The most plausible hypothesis is that the difference between crimination rates up to 1966 (which revealed a trend of steady growth) and those after 1966, which invert the trend or at least level off at a rate lower than the figures for 1966, can be explained, not by the deterrent effect of the legislation, but by the proliferation of illicit transactions initially between the police and drug users, and then between the police and drug dealers. As soon as the legislation took a harder line against drugs, the market for pay-offs and bribes became more attractive, hence the slump in incriminations. It does not strike me as plausible that harder legislation could have deterred drug takers or dealers, for the simple reason that an even more rigorous change in legislation, passed in 1980, did nothing to curb the rise in arrests and convictions among the movement between 1982 and 1985, a period which also saw an increase in the number of police officers accused of extorting bribes from suspected narcotics dealers.5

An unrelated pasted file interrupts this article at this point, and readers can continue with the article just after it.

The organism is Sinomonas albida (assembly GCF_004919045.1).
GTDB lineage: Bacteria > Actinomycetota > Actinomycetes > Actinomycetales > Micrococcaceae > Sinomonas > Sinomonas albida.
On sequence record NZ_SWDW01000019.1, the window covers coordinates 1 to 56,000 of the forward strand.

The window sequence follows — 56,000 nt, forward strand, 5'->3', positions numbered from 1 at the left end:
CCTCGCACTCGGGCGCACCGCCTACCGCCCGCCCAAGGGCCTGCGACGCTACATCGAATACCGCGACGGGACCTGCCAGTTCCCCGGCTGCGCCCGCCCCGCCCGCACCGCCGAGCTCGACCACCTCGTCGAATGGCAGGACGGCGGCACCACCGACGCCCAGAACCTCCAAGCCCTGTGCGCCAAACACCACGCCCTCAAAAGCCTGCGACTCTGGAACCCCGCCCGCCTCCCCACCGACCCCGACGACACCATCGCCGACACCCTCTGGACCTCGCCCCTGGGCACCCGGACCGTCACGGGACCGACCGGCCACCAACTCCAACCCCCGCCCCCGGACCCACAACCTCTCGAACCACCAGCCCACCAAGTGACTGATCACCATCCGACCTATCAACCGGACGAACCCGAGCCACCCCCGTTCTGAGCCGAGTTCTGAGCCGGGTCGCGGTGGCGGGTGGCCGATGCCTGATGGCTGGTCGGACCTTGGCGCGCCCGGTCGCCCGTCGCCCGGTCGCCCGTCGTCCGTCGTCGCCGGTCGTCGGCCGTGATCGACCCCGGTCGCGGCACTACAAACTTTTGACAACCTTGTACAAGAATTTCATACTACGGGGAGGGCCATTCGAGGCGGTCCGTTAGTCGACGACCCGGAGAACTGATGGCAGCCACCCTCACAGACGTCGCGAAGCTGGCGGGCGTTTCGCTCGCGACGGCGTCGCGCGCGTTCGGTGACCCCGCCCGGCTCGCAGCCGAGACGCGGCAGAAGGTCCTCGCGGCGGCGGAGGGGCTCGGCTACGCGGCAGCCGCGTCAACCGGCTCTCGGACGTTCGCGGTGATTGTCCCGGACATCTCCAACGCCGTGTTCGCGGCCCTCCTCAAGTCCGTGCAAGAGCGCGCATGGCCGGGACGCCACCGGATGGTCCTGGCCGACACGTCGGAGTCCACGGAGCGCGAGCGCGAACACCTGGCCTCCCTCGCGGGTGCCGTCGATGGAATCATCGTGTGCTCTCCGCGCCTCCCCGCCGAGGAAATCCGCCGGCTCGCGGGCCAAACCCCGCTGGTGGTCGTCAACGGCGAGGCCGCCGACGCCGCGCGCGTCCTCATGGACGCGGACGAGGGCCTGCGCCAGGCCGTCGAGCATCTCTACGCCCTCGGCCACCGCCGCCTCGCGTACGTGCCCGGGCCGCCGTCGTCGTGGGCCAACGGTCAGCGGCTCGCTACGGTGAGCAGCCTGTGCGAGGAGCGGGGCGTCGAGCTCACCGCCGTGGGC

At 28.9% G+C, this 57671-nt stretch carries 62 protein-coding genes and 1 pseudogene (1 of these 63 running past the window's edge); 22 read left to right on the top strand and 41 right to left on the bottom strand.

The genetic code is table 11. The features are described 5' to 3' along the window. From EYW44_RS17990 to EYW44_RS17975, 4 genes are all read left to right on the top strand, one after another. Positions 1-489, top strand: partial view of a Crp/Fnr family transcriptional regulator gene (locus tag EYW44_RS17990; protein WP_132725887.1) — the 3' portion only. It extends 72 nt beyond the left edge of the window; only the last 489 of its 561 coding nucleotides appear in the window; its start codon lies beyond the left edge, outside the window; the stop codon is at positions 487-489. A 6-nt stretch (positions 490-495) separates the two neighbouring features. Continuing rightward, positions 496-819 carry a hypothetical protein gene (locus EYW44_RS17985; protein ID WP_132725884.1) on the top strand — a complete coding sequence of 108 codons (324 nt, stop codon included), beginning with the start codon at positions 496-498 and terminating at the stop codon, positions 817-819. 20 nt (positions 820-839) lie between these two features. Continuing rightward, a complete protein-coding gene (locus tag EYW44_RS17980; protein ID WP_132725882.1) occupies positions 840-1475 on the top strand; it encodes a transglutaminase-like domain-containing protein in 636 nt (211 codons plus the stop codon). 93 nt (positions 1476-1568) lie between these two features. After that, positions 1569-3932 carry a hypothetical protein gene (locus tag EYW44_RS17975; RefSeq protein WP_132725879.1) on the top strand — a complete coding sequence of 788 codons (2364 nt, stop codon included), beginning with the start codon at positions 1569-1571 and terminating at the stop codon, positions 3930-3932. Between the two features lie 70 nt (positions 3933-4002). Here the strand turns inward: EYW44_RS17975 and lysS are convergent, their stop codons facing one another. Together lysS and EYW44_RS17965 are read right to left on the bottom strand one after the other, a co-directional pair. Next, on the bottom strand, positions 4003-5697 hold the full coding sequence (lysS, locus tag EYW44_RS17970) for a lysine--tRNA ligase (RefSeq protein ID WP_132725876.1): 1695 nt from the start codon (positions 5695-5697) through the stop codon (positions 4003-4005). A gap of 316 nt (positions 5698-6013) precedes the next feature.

Rates fell abruptly after 1987, and between 1989 and 1993 numbers for narcotics-related convictions were not included in the reports published by the Department of Public Security, apparently overshadowed by the preoccupation with the enormous rise in homicides and violent crime. However, from 1970 on, there are official records that distinguish police figures for drug possession for private consumption from those for possession with intent to supply, which enables us to disentangle the data presented in Graph 1 for at least some of those years (Graph 2).